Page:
DDR / DDR
DDR / DDR
25. 10. 2008
How does one make a film about a state that no longer exists? Amie Siegel employs the whole spectrum of documentary means: interviews, location research, archive material and re-enactments. In a series of tableaux we see, not only her protagonists but the filmmaker herself and all her equipment. The film is hence a mirror both of the GDR and of documentary filmmaking. She brings this same double approach to the film’s content. She conducts in-depth interviews with psychoanalysts who tried to pursue methods that were forbidden in the GDR and are now having to process the traumatic betrayal of trust that they experienced in doing so: for these groups too, were infiltrated by the Stasi.
A person who worked for the system and appears to have few problems with his past provides a neat contrast. Grouped around their tepees, GDR ‘Red Indians’ – in and of themselves a staged set-up – give detailed information about the reasons they ‘dropped out’. All the strands of Siegel’s approach are interknit by her presentation of the history of the State Security Force as a history of the media: she not only interviews a collector of surveillance cameras but in turn uses his adventurous-looking equipment to film former Stasi employees. The aesthetic of illegitimate observation here serves as a reflection on the relationship between ‘real’ and ‘medial’ history.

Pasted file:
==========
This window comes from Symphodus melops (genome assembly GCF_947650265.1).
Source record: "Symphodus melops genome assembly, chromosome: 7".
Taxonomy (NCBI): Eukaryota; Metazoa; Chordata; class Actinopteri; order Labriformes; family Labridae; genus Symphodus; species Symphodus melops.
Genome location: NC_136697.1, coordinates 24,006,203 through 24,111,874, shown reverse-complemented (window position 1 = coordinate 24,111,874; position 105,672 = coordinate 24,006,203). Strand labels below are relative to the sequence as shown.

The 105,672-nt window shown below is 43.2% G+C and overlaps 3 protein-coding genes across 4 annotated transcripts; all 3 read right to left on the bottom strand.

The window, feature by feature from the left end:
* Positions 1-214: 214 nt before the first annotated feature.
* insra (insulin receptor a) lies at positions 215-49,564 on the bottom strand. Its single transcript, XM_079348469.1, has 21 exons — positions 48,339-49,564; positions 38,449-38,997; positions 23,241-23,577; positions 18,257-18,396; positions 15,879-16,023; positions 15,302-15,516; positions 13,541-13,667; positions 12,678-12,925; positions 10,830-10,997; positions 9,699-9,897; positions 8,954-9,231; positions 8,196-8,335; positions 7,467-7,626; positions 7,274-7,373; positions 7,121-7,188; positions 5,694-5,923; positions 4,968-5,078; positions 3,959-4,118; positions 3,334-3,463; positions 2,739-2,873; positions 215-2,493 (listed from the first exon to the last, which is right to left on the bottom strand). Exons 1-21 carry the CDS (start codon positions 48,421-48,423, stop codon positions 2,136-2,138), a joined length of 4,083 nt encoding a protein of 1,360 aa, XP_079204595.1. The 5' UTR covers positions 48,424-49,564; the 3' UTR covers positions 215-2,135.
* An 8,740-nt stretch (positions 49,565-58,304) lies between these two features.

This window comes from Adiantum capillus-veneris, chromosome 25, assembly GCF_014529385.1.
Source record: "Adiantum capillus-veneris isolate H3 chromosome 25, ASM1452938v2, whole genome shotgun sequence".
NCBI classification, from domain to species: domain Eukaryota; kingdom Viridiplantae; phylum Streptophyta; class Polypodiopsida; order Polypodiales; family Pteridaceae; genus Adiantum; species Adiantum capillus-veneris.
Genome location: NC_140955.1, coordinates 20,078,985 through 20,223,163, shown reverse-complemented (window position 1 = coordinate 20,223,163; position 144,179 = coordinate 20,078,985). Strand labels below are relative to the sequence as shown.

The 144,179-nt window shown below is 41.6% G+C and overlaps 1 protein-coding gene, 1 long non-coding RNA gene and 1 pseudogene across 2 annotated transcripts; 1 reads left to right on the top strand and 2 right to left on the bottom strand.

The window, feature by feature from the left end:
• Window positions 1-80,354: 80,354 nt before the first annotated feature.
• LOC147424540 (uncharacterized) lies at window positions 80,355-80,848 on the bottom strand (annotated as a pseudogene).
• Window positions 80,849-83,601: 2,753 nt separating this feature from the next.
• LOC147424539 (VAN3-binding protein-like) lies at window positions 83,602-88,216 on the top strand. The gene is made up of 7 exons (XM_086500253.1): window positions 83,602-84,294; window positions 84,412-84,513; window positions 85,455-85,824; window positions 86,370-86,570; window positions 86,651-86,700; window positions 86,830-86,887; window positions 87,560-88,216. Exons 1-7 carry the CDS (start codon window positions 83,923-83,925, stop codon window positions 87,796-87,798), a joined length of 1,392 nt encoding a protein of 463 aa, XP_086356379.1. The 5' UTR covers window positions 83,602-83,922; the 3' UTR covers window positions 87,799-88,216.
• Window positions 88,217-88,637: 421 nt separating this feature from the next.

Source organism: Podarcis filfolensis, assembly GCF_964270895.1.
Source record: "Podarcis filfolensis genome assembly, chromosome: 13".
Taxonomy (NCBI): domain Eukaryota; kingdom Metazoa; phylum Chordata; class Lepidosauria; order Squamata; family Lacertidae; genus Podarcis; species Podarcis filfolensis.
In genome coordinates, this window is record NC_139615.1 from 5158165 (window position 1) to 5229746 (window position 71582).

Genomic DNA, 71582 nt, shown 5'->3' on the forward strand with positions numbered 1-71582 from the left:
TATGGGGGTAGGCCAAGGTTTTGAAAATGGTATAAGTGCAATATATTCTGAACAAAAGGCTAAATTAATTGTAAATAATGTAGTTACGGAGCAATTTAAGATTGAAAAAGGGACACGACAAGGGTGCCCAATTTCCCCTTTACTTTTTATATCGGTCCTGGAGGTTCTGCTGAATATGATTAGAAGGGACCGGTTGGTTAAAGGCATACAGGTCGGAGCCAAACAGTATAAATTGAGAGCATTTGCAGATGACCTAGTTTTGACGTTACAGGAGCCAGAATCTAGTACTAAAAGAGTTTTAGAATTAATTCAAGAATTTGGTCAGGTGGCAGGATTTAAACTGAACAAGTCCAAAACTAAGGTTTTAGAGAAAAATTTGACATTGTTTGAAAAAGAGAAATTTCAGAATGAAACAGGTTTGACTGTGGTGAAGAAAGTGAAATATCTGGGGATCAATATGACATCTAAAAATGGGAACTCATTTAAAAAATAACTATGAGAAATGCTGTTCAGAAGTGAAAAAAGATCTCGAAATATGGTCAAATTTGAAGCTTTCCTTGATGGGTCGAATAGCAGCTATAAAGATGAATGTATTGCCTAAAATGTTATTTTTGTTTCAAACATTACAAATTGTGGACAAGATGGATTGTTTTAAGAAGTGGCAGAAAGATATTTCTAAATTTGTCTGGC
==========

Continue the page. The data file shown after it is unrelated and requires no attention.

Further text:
Not even the GDR’s watchdogs themselves could totally resist technology’s aesthetic potential. One archive tape reveals how an evidently bored Stasi cameraman once discovered the basics of video art. Yet neither he nor his colleagues got much further than that – so no video art from the GDR’s underground scene exists. “The Stasi remained completely analogue”, reports Amie Siegel, thereby not only referencing Castell’s claim that the demise of Socialism was rooted in its incapacity to step into the information era (1) but also – under the gaze of increasingly ubiquitous surveillance cameras – recalling the fact that the digital age has created opportunities for social control entirely different to those that were available to the vanished GDR.
(1) Cf. Manuel Castells: The Information Age III – End of Millennium. Cambridge, Mass. & Oxford 1996.
Amie Siegel, DE/US 2008, 135 Min., dt./engl. OF m. engl. UT (Preview)